Tuesday, July 31, 2012

Book Review: Bringing Up Bebe

By Pamela Druckerman

Druckerman's Bringing Up Bebe made a splash last winter before it had even hit the shelves at bookstores. The book stirred up controversy by promising to show American mothers just how much better French mothers do it. The book wasn't as anti-American as it was portrayed, but it was still a very entertaining read.

Druckerman's PR folks decided to pull out all the stops by casting their lot in with Amy Chua of Tiger Mother fame. Chua's advanced praise received the top spot on the back cover. (Spot two went to French Women Don't Get Fat author Mireille Guiliano.) If the two of them combined isn't enough, Chua "couldn't put Bringing up Bebe down" and "love[s] Pamela Druckerman's premise that parents of all cultures should be able to learn from one another." While true, it's laughable coming from someone whose notoriety is based on her disdain for Western mothers.

This book wasn't a how to to French parenting but a memoir of Druckerman's struggle to be a good mom and fit in with the French mothers who surrounded her.

Unsurprisingly, French babies are better eaters and sleepers than American babies. Dr. Michel Cohen, author of the New Basics and a French doctor transplanted in Tribeca, recommends that parents pause before responding to their crying newborns. He says this gives the infant a chance to self soothe and sets them up for successful sleep. In The Happiest Toddler on the Block, Dr. Harvey Karp makes the same recommendation to teach toddlers patience.

As far as eating is concerned, French infants eat four times a day by two to three months old. This schedule encourages good eating habits. As they age, French children are introduced to a world of wonderful foods, which they eat and enjoy. French mothers know they have to keep trying to get their kids to eat new foods.

I was fascinated by all the government-paid perks that French women get, incluidng perineal retraining and subsidized daycare. Thanks to that subsidized daycare, very few Parisenne women stay at home. Despite that, French women lag behind American women in some major regards including:
  • a larger earnings gap between men and women,
  • fewer women in the legislature and heading larger corporations, and
  • French women spend 89% more time doing household work and caring for their children than men do.
According to Druckerman, an indication of rampant sexism in France is that post partum perineal retraining is often used to keep French husbands satisfied, not to help women. I do think the government benefits parents receive might help French mothers feel better about the discrepanices.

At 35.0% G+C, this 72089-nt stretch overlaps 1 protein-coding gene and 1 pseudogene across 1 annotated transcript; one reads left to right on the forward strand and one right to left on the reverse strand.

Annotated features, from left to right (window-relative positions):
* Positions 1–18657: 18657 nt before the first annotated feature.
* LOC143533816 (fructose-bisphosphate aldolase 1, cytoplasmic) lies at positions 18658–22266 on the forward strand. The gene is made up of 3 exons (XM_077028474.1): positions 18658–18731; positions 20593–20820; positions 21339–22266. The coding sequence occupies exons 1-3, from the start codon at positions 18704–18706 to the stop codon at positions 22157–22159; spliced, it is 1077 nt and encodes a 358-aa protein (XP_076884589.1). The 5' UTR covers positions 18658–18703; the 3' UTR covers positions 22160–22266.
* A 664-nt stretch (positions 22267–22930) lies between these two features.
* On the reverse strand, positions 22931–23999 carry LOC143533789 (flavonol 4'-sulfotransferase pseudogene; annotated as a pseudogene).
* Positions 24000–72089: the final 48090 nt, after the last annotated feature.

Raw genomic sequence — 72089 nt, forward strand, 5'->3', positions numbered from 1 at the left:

In the end, I can conclude that Chua was right, using tips from other cultures can be good for us as parents. I think that does neeed to go both ways; Western mothers aren't all overindulgent and sometimes we do say no to our children.

Do you have any thoughts on this book?

Thursday, July 26, 2012

Book Discussion: Secrets of Six-Figure Women

By Barbara Stanny

As women we often discount ourselves. Most of us know is bad for us mentally and physically, but it's also bad for our careers. As modern women, careers are a large part of our lives if not ourselves. It's time we start to refocus on ourselves. Reading this book is a step in the right direction.

Secrets of Six-Figure Women is a quick, engaging read chock full of excellent advice. Stanny, whose father was a successful and recognized businessman, was a chronic underearner who set out to learn the secrets of successful women. What she learned was both surprising and expected.

For example, I was surprised to learn that many of the six-figure women didn't work unGodly hours. Many have taught themselves to focus and work as little as four hours a day, and they're even more successful than when they'd worked four hours by 8:00 a.m.

It takes focus to reach six figures.

While surprising, I'm fully in support of this. What's the point of making six-figures if you can't enjoy it? (This is a rhetorical question. Life is meant to be lived; not worked.)

It wasn't surprising at all that Stanny found belief in oneself, hard work, education, and talent to be the most important factors to her interviewees success. These are four marked characteristics that I would list for successful women.

Stanny also found that six-figure women have a profit motive (they expect to be well compensated), audacity (they often step outside their comfort zones), resilience, and encouragement. She also learned that the women were self aware, were non-attached, and had financial know how.

Stanny is quite quotable in this book. Her writing is strong and her insight deep. Her quotes are the type I'd want to embroider on a pillow, if I had the patience to embroider. Some of her most quotable lines include the following: